Those neuroimaging results provide new insight into the widespread network of brain structures, including the hippocampus, which is involved in both recalling personal episodic memories from the past and constructing or imagining possible scenarios in the future.

A sense of place

My favorite evidence supporting the idea that the hippocampus is involved in imagining future events doesn't come from studying people, but rather rodents. One of the most striking patterns of neural activity in the rodent hippocampus is in their hippocampal place cells. Their discovery, by John O'Keefe of University College, London, was recognized with the 2014 Nobel Prize in physiology or medicine.

Place cells respond with brief bursts of electrical activity, called action potentials or spikes, whenever the rat is in a particular location in its environment. The part of the environment where a place cell fires is called the cell's place field. When the rat is running down a particular alleyway or arm on a maze, instruments can record groups of place cells that fire in sequence as the rat runs through its particular place fields.

When imaged between bouts of running (either when the rat is just being still or sleeping), the rat's hippocampus actually replays those same spatial trajectories from the same sequences of place cells that were active when the rat was running. This phenomenon is called hippocampal replay. The replay typically happens at a much faster speed than the original sequence. However, the pattern is the same, and replay is thought to be involved in the strengthening spatial memory.

But recent evidence provided a new and unexpected twist to hippocampal activity. In 2011 a study published in the journal Nature, showed that rodent hippocampal cells not only exhibit replay of spatial information from past events, but if you closely examine hippocampal activity during those rest periods, you also see patterns of activity that predict some of the patterns of activity that will be experienced in the future. Note that I'm not talking about the neural basis of ESP but rather the hippocampal network seems to be projecting or "playing" future possible spatial scenarios based on its past experience, some of which actually occur.

This study identified this phenomenon by first recording the activity of hippocampal cells as rats became familiar with one part (Part A) of a spatial maze where lots of place cells and replay events were active. During the exploration of Part A, there was also a part of the maze that was blocked off, and the rats never experienced the other part (Part B). When the rats finally saw Part B of the maze, the experimenters discovered that some place-cell activity seen in the rest period, before Part B was ever revealed, actually predicted the pattern of activity seen when the rat was able to explore Part B of the maze.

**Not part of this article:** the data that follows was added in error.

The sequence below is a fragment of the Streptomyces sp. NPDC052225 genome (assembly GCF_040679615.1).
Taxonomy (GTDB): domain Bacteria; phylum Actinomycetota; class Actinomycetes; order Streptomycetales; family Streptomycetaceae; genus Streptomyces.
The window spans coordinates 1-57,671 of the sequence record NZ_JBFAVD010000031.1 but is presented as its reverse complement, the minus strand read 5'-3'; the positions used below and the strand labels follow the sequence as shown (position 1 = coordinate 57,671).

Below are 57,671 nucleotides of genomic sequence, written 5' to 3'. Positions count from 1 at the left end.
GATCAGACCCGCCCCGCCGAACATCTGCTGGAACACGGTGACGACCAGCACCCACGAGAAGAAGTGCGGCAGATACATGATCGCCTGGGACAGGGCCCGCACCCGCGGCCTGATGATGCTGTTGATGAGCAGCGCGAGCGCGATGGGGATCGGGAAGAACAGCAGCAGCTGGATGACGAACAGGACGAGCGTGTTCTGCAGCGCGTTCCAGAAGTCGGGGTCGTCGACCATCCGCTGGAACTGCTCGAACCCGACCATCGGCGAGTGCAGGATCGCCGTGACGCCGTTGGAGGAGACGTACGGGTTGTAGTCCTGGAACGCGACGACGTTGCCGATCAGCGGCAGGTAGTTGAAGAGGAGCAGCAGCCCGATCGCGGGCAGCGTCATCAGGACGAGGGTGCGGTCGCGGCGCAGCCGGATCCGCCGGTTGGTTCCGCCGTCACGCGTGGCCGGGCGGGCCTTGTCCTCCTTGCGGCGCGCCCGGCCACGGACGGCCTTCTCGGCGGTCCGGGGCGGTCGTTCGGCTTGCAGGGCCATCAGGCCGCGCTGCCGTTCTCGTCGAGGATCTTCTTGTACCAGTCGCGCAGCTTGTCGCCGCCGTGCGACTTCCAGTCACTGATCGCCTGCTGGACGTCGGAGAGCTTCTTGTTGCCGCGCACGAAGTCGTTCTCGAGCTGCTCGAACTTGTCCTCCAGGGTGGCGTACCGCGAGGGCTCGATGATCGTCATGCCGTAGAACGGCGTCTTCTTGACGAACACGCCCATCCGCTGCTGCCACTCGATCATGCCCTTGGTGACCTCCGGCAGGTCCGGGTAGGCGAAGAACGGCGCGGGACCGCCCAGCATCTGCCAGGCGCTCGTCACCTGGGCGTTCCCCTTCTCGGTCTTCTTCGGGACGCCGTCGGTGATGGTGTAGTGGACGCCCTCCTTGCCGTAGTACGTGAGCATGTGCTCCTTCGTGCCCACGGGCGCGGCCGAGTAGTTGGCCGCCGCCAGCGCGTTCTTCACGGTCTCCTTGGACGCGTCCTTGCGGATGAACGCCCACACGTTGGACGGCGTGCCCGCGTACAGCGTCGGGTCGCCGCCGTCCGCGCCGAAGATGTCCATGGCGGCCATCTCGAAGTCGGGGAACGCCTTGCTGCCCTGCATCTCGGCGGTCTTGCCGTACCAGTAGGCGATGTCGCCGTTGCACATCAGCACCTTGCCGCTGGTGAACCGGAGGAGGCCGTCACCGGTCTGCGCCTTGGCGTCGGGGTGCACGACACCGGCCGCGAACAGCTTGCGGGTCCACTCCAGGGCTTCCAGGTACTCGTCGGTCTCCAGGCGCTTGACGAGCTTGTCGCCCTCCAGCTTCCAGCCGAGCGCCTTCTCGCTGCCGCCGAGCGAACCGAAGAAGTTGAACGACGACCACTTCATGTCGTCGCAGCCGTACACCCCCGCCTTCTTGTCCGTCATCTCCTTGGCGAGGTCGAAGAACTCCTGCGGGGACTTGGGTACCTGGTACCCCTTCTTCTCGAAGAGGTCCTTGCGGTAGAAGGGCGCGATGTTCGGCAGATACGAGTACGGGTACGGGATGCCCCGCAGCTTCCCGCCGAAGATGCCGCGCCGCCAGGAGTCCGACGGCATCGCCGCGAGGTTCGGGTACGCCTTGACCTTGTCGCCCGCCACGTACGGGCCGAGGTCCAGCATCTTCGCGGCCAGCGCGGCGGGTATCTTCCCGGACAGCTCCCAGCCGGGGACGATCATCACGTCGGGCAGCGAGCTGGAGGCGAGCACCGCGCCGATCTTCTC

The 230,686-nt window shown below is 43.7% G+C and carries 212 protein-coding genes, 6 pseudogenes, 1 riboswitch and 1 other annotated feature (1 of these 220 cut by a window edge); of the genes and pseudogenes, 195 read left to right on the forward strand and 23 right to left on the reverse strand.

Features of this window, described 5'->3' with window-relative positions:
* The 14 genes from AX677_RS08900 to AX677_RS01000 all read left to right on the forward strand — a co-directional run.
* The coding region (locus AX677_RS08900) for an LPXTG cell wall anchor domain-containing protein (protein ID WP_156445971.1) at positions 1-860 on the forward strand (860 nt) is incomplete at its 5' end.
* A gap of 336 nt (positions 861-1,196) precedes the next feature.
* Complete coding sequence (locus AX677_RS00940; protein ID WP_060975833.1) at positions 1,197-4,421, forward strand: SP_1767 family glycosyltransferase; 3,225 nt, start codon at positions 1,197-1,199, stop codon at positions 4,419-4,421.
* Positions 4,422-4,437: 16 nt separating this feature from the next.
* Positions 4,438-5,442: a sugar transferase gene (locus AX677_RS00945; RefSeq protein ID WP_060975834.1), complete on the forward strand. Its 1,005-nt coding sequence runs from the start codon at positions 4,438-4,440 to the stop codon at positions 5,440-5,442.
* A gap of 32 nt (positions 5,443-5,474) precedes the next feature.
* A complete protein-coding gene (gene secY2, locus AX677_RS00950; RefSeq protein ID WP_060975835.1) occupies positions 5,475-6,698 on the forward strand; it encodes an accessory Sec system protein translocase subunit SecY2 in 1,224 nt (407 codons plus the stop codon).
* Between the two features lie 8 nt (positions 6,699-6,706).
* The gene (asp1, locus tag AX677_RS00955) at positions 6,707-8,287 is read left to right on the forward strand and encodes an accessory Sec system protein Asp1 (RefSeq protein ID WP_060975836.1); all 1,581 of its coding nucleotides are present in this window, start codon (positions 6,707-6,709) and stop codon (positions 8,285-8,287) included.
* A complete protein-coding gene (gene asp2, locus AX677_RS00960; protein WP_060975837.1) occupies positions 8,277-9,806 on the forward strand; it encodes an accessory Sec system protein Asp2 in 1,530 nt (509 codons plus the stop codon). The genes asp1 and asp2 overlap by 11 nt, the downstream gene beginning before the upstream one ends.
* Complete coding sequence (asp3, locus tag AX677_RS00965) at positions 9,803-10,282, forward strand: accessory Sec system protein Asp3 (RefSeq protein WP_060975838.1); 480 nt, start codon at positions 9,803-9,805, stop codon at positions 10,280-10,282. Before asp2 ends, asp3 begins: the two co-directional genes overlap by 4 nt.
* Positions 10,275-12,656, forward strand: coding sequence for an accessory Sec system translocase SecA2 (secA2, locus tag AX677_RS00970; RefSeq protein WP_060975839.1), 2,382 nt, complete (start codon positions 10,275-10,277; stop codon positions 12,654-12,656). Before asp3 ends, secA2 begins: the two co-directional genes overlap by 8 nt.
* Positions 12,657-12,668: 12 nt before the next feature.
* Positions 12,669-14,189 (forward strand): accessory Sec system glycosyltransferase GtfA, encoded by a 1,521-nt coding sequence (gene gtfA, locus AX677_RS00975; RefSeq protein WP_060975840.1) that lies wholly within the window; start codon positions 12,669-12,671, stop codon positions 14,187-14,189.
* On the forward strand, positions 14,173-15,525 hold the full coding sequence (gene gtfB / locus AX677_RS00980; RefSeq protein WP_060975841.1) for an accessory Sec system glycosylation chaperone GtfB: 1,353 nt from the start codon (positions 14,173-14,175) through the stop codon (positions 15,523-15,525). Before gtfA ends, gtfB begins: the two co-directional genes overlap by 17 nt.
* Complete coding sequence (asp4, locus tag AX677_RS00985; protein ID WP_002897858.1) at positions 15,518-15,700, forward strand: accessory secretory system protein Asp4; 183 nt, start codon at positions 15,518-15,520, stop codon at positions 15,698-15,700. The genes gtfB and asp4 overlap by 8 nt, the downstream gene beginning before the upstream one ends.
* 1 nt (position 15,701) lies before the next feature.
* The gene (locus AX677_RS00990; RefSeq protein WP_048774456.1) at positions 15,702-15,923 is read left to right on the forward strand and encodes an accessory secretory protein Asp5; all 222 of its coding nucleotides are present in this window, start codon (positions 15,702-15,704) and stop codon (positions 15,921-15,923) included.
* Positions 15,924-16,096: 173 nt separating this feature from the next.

This phenomenon is called hippocampal preplay and suggests the hippocampus is not only replaying spatial events it had experienced before (memory), but also seems to be playing out possible scenarios that could occur some time in the future (imagination). Those hippocampal preplay events are based on knowledge of the current environment and form a framework for future neural signals representing those future events.

Now, we cannot know if those rats are sitting there imagining the beautiful tropical beach that might be on the other side of the blocked arm on the maze, but the pattern of neural activity suggests that some of these future possibilities are seen in the pattern of normal hippocampal activity. This phenomenon is similar to the data showing the important role of the human hippocampus in future thinking or imagination.

How does this relate to my observation that my imagination and creativity seemed to improve along with my increased exercise regime? If exercise enhanced my hippocampal neurogenesis, it might have enhanced not only my memory function (past thinking), but my imagination as well (future thinking). This is a fascinating possibility that has not, to my knowledge, ever been tested in people, but is one of the questions we are investigating in my lab.

So, what is the astonishing truth about exercise? Current neuroscience research suggests it may have even deeper and more profound cognitive effects than even the most optimistic articles you read in the popular press.

New research suggests that exercise not only improves your mood, attention and memory, but could also boost your creativity by enhancing your ability to imagine the future in new and exciting ways — a great motivator to get to the gym.